MRAssociates — Knowledge base
We provide the only free knowledge base in the UK dedicated to Supported Exempt Accommodation
In the same topic…
- contentWhy is exempt accommodation exempt from benefit limits?
- contentWhere does the law define “exempt accommodation”?
- contentWhat is the social sector LHA?
- contentWhat is Supported Exempt Accommodation?
- contentWhat is disguised profit?
- contentWhat is an asset lock?
- contentWhat is a non-metropolitan county council in England?
- contentWhat is a housing association?
- contentWhat is a DWP resettlement grant?
- contentWhat are the benefit limits from which exempt accommodation is exempt?
- contentWhat are the advantages of exempt accommodation?
- contentWhat is a voluntary organisation?
- contentTell me more about registered housing associations and exempt accommodation
- contentTell me more about registered societies
- contentWhat is exempt accommodation?
- contentHow is housing benefit calculated when a person living in exempt accommodation is employed?
- contentHow is Housing Benefit calculated for exempt accommodation?
- contentHow is accommodation “provided by” a social or voluntary sector landlord?
- contentHow does the taper work for employed claimants living in exempt accommodation? (Figures)
- contentWhat is the law on exempt accommodation subsidy?
- contentSubsidy calculation when the landlord is a registered housing association
- contentHow do the housing benefit subsidy arrangements work in exempt accommodation
- contentWhat does “not trading for profit” mean?
- contentSubsidy calculation when the landlord is a charity, voluntary organisation or English non-metropolitan county council
- contentWhich landlords count as being in the social or voluntary sector?
- contentWhat is a registered charity?
- contentCan a not-for-profit body buy goods and services from its own members and directors?
- contentWhere does the law define exempt work?
- contentExamples of subsidy for exempt accommodation
What is the history of exempt accommodation?
The concept of “exempt accommodation” dates from 2 January 1996 when the Housing Benefit rules were tightened to restrict the amount paid to tenants outside the regulated social rented sector (i.e. everyone except council tenants and tenants of registered housing associations). The government decided that supported housing in the charitable and voluntary sector should be exempt from the new restrictions.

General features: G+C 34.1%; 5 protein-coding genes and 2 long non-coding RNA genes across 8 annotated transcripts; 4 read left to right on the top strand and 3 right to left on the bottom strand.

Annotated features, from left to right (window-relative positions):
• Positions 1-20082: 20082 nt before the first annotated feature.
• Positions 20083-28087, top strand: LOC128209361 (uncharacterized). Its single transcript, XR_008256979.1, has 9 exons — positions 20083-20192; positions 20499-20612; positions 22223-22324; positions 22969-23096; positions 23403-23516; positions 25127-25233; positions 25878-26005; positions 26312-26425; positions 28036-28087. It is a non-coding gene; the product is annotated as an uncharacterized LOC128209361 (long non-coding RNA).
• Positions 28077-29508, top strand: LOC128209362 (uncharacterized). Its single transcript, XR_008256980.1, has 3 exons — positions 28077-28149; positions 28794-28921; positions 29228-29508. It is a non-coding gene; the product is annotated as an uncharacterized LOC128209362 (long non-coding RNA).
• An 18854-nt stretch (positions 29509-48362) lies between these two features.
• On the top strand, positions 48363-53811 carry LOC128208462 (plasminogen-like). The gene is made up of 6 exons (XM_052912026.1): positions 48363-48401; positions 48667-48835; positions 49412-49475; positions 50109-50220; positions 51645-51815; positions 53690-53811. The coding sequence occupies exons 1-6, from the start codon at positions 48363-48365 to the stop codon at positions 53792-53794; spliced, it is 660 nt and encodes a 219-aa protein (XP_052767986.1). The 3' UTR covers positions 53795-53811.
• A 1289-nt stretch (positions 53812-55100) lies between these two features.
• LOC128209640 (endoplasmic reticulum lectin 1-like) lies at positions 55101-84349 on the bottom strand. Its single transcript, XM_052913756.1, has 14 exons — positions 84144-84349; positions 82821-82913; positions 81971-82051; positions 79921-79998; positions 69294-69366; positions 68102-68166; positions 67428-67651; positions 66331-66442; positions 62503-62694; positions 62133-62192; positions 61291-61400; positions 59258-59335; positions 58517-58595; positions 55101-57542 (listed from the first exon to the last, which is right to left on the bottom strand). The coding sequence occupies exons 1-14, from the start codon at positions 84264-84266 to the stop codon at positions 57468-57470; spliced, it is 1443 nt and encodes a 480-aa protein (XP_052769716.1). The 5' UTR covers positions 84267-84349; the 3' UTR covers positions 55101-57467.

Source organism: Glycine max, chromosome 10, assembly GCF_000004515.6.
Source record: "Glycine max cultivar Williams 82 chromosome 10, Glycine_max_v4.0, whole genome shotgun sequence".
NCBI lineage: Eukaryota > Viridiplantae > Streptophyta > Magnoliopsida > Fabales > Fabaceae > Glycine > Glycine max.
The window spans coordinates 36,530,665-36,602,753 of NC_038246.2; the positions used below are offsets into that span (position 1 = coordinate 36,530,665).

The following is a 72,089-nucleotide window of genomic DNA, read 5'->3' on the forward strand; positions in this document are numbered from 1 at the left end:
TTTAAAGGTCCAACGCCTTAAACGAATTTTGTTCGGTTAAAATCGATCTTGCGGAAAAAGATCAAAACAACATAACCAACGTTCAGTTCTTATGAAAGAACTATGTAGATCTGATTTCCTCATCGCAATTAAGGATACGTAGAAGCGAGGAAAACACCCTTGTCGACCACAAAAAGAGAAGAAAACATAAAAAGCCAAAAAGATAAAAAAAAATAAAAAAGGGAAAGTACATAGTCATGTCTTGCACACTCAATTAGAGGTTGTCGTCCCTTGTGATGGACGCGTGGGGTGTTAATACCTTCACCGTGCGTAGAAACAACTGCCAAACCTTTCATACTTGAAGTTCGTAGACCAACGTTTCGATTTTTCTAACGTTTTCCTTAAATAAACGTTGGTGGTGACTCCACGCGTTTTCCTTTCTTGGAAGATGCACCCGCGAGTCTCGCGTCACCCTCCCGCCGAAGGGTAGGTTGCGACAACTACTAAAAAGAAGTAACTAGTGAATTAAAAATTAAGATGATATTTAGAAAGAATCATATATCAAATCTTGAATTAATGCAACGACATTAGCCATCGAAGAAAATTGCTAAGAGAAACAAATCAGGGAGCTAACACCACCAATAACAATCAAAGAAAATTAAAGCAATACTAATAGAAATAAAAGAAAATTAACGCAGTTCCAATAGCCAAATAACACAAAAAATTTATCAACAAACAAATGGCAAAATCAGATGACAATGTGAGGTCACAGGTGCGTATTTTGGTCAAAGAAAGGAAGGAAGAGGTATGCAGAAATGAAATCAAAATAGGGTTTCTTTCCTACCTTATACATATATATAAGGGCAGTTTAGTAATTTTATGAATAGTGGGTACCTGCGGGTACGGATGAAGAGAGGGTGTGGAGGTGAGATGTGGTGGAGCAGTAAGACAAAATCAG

Before 2 January 1996 tenants outside the regulated social rented sector did not automatically have their Housing Benefit limited to any fixed amount. Instead, the local authority had to consider whether the claimant’s accommodation was unreasonably large or whether the rent payable for it was unreasonably high compared with suitable alternative accommodation elsewhere. As an incentive to apply the rules rigorously, local authorities were required to refer each benefit claimant’s tenancy for a subsidy valuation by an independent Rent Officer. The government would then only reimburse the local authority in full for benefit payments up to the level of the Rent Officer’s valuation.
From 2 January 1996 the rules changed so that the Rent Officer’s valuation acted as a limit on the amount of Housing Benefit payable to the claimant in most cases. But the government decided to make two groups of claimants exempt from the new restrictions:
- Existing claimants for as long as they remained on Housing Benefit at the same address, and
- People occupying “exempt accommodation”
Moreover exempt accommodation remains exempt from more recent changes to the rules on how much rent can be met by Housing Benefit:
- The replacement of individual Rent Officer valuations by published Local Housing Allowance rates from April 2008 (earlier than that in some places)
- The Maximum Rent (Social Sector) or “bedroom tax” that applies to regulated social sector tenants from April 2013
In exempt accommodation the rules remain in force up to the present time in substance exactly as they were before 2 January 1996.
The relevant law
The rules on the calculation of eligible rent were amended by The Housing Benefit (General) Amendment Regulations 1995 (SI 1995/1644) with effect from 2 January 1996. Regulation 10 of these amending regulations saved the rules as they appeared up to and including 1 January 1996 for, among others, claimants occupying “exempt accommodation”.
Then from 6 March 2006 the Housing Benefit Regulations were tidied up and reissued as three separate volumes containing respectively:
- The current rules for claimants of working age:
- The Housing Benefit Regulations 2006;
- The current rules for people of state pension credit age:
- The Housing Benefit (persons who have attained the qualifying age for state pension credit) Regulations 2006; and
- A collection of savings and transitional measures:
- The Housing Benefit and Council Tax Benefit (Consequential Provisions) Regulations 2006.
The saved regulations governing eligible rent for exempt accommodation, together with the definition of what “exempt accommodation” means, can now be found in Schedule 3 to the HB and CTB (Consequential Provisions) Regulations.